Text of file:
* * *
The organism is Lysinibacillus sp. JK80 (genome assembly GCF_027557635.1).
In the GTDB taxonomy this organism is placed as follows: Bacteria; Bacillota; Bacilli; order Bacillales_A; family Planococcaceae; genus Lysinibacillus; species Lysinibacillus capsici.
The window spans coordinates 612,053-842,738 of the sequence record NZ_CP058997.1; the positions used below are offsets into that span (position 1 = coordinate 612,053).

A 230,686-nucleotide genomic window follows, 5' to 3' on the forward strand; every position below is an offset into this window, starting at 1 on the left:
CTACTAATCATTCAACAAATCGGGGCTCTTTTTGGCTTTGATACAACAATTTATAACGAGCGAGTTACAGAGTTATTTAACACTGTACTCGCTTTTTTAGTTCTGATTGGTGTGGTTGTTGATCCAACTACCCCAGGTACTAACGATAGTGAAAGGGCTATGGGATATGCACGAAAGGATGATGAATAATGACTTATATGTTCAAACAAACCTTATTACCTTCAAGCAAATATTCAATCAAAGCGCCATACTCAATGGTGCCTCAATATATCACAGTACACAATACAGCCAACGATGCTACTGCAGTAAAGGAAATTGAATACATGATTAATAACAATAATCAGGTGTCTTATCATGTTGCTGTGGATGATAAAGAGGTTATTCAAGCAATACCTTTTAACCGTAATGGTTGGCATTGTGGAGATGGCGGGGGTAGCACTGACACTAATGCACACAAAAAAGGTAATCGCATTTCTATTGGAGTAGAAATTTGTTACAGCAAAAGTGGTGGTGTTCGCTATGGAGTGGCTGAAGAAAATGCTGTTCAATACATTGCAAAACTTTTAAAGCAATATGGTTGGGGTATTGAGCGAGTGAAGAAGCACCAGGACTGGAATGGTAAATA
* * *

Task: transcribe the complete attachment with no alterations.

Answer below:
The organism is Lysinibacillus sp. JK80 (genome assembly GCF_027557635.1).
In the GTDB taxonomy this organism is placed as follows: Bacteria; Bacillota; Bacilli; order Bacillales_A; family Planococcaceae; genus Lysinibacillus; species Lysinibacillus capsici.
The window spans coordinates 612,053-842,738 of the sequence record NZ_CP058997.1; the positions used below are offsets into that span (position 1 = coordinate 612,053).

A 230,686-nucleotide genomic window follows, 5' to 3' on the forward strand; every position below is an offset into this window, starting at 1 on the left:
CTACTAATCATTCAACAAATCGGGGCTCTTTTTGGCTTTGATACAACAATTTATAACGAGCGAGTTACAGAGTTATTTAACACTGTACTCGCTTTTTTAGTTCTGATTGGTGTGGTTGTTGATCCAACTACCCCAGGTACTAACGATAGTGAAAGGGCTATGGGATATGCACGAAAGGATGATGAATAATGACTTATATGTTCAAACAAACCTTATTACCTTCAAGCAAATATTCAATCAAAGCGCCATACTCAATGGTGCCTCAATATATCACAGTACACAATACAGCCAACGATGCTACTGCAGTAAAGGAAATTGAATACATGATTAATAACAATAATCAGGTGTCTTATCATGTTGCTGTGGATGATAAAGAGGTTATTCAAGCAATACCTTTTAACCGTAATGGTTGGCATTGTGGAGATGGCGGGGGTAGCACTGACACTAATGCACACAAAAAAGGTAATCGCATTTCTATTGGAGTAGAAATTTGTTACAGCAAAAGTGGTGGTGTTCGCTATGGAGTGGCTGAAGAAAATGCTGTTCAATACATTGCAAAACTTTTAAAGCAATATGGTTGGGGTATTGAGCGAGTGAAGAAGCACCAGGACTGGAATGGTAAATA